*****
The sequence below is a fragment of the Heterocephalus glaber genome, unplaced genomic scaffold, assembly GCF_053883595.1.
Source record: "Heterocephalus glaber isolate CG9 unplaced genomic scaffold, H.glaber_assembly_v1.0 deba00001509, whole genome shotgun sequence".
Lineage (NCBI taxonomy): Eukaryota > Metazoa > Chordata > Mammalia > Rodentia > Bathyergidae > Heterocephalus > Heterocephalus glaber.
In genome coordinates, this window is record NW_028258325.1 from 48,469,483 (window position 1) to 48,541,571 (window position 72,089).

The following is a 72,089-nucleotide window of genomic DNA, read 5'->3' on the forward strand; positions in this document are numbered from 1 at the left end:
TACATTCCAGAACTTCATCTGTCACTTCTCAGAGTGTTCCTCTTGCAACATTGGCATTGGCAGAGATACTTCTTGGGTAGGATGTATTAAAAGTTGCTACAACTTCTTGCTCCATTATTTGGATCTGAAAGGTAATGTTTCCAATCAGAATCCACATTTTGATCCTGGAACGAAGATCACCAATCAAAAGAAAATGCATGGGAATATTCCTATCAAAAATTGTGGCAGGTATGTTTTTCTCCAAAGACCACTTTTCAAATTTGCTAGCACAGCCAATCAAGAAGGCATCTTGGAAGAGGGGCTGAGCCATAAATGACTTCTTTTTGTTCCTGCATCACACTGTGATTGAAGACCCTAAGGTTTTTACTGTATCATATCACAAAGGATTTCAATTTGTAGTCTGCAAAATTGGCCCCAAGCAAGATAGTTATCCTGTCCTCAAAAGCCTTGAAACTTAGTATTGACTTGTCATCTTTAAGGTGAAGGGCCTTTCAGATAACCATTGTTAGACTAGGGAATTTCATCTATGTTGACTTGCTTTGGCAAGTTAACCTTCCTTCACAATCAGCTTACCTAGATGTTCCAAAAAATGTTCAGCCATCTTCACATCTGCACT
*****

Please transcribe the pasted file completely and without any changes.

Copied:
The sequence below is a fragment of the Heterocephalus glaber genome, unplaced genomic scaffold, assembly GCF_053883595.1.
Source record: "Heterocephalus glaber isolate CG9 unplaced genomic scaffold, H.glaber_assembly_v1.0 deba00001509, whole genome shotgun sequence".
Lineage (NCBI taxonomy): Eukaryota > Metazoa > Chordata > Mammalia > Rodentia > Bathyergidae > Heterocephalus > Heterocephalus glaber.
In genome coordinates, this window is record NW_028258325.1 from 48,469,483 (window position 1) to 48,541,571 (window position 72,089).

The following is a 72,089-nucleotide window of genomic DNA, read 5'->3' on the forward strand; positions in this document are numbered from 1 at the left end:
TACATTCCAGAACTTCATCTGTCACTTCTCAGAGTGTTCCTCTTGCAACATTGGCATTGGCAGAGATACTTCTTGGGTAGGATGTATTAAAAGTTGCTACAACTTCTTGCTCCATTATTTGGATCTGAAAGGTAATGTTTCCAATCAGAATCCACATTTTGATCCTGGAACGAAGATCACCAATCAAAAGAAAATGCATGGGAATATTCCTATCAAAAATTGTGGCAGGTATGTTTTTCTCCAAAGACCACTTTTCAAATTTGCTAGCACAGCCAATCAAGAAGGCATCTTGGAAGAGGGGCTGAGCCATAAATGACTTCTTTTTGTTCCTGCATCACACTGTGATTGAAGACCCTAAGGTTTTTACTGTATCATATCACAAAGGATTTCAATTTGTAGTCTGCAAAATTGGCCCCAAGCAAGATAGTTATCCTGTCCTCAAAAGCCTTGAAACTTAGTATTGACTTGTCATCTTTAAGGTGAAGGGCCTTTCAGATAACCATTGTTAGACTAGGGAATTTCATCTATGTTGACTTGCTTTGGCAAGTTAACCTTCCTTCACAATCAGCTTACCTAGATGTTCCAAAAAATGTTCAGCCATCTTCACATCTGCACT